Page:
10 Traits of Healthy Couples

By: Almie Rose |

happy-couple

Do you consider yourself to be a part of a “healthy couple”? If not, would you like to be? Hey, as fun as dysfunction can be (don’t forget, there is a “fun” in dysfunction), it’s also important to have stability, and part of having stability is being in a healthy relationship, and thus, being part of a healthy couple. It sounds easy, and it can be, but it can also be hard.

Here are 10 traits of healthy couples, to help you out. How close are you?

1. An appreciation for feminism. Seriously, according to Women’s Health, having a partner who labels himself as a feminist is a huge asset.They quote Laurie Rudman, who has studied the subject and has a Ph.D., saying,  “A male feminist partner may increase a woman’s ability to realize her own goals and career ambitions … And male feminists are probably not threatened by their partner’s strivings.” And that’s a good thing indeed. When your dude is on your side, you’re bound to accomplish more than if he weren’t. Sounds simple, right? So why are so many men afraid to be labeled as feminists? It’s beyond me. Guys, embrace it!

2. Fighting fair. It isn’t that healthy couples don’t fight; rather, it’s that they fight fair. Think of fighting as a “tool to understanding” (MindBodyGreen). What does that mean? That, “in a healthy relationship, a fight means there is real effort on both sides to see the other person’s point of view, understand each other’s feelings, and work toward an equitable resolution. In an unhealthy relationship, a fight is a power play and an opportunity for payback.” So when you fight, you don’t want to tear each other down. You want to build up your mutual understanding of each other and of what’s really going on, to get to the root of the fight. And don’t worry if it seems like you fight a lot; according to Dr. Phil, “Fighting is a part of any relationship. You are not ever going to merge or share your life with someone and not have conflict. There is plenty of adjustment.” It’s totally normal, and as long as you fight fair, it’s totally okay.

3. Not drinking excessively. Well this one is a bummer, but Women’s Health reports that “controlling the boozing” could really help your relationship, saying, “research suggests that young adults who drink heavily (meaning four or more drinks on one occasion for women; five or more for guys) are less likely to wed in the first place and may be at greater risk for early separation if they do.” Why is that? Because you’re not thinking clearly and using your best judgement. Makes sense but is still kind of a downer. But that doesn’t mean you have to shut down the drinking entirely, because one trait of healthy couples is…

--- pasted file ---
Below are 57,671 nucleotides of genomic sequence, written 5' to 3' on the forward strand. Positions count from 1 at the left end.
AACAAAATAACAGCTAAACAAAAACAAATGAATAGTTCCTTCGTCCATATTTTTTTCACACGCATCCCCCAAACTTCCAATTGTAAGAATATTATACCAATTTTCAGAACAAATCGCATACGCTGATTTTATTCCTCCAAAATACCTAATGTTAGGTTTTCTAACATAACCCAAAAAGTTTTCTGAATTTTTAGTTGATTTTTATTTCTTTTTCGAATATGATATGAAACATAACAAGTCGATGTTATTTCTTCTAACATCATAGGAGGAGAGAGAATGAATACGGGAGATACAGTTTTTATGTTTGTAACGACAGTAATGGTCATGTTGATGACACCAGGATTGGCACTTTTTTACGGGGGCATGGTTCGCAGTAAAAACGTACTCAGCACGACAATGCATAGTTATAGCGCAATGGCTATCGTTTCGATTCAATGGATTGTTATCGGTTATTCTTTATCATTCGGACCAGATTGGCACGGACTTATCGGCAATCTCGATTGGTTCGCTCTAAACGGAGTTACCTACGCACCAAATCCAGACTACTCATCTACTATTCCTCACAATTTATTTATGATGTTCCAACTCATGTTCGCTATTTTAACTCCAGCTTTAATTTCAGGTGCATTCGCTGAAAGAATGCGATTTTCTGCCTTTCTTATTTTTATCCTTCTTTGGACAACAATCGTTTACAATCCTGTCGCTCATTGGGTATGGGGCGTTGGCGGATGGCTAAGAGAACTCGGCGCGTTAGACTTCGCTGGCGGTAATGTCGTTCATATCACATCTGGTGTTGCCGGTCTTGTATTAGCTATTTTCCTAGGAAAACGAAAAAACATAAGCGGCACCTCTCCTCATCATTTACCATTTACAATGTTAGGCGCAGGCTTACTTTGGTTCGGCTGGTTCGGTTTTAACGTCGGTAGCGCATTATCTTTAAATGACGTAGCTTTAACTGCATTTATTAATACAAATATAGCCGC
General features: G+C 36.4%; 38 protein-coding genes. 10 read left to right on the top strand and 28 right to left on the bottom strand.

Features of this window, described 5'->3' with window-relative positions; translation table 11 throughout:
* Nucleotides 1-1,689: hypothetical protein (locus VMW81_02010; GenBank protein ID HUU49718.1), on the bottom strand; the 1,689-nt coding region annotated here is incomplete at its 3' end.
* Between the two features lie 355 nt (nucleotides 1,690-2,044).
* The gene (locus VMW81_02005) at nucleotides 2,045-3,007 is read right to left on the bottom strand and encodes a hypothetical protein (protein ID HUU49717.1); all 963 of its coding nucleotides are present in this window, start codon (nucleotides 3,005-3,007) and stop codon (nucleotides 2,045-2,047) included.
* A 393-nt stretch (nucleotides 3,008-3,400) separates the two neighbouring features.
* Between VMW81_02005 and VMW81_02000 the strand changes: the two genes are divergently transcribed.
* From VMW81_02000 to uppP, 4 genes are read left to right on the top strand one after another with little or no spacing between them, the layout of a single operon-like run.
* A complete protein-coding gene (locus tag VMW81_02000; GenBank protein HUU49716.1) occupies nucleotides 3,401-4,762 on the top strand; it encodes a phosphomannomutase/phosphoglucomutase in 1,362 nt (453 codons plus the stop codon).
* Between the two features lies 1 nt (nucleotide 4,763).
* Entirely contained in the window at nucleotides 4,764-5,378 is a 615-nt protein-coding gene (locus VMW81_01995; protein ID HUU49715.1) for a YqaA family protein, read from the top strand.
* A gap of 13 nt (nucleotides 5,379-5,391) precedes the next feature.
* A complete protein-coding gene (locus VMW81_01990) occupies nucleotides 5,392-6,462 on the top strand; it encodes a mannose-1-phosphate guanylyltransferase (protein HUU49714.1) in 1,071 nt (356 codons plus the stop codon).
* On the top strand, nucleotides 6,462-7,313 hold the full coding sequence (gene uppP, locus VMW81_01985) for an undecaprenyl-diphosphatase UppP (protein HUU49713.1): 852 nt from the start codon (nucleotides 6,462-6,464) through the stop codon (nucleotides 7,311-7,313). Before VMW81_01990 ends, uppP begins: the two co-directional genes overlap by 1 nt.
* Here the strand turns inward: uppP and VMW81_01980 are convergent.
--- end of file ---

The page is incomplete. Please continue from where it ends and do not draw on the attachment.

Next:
4. …having fun. A Berkley study reports that, “couples who play together stay together.” And this means branching out your fun activities — try something new! Why? Because, “Novel and arousing activities make you feel happier in general, and that happiness is likely to extend to your relationship as well.” And when both of you are trying something new, that effect is doubled. Simply put, it’s fun to have fun. (Duh, right?) So make a pact to try new fun things and see what happens. Chances are, you’ll have a good time, even if you’re bad at what you’re trying, because you’re trying it together.

5. Showing appreciation for the other person. Do you totally dig your partner and the things that they do for you? Let them know! Sounds totally simple, right? But sometimes when we’re having a crazy-busy day, it can be really easy to forget to give your partner that well-deserved thumbs up. Don’t let that happen. Here’s an example from Cosmopolitan: “Tell him what a great job he did planning your latest date so he doesn’t feel taken for granted. Chances are it will inspire him to give you the same well-deserved pats on the back.” Take a moment out of your day today to let your partner know how much you really appreciate them — and cite specific examples.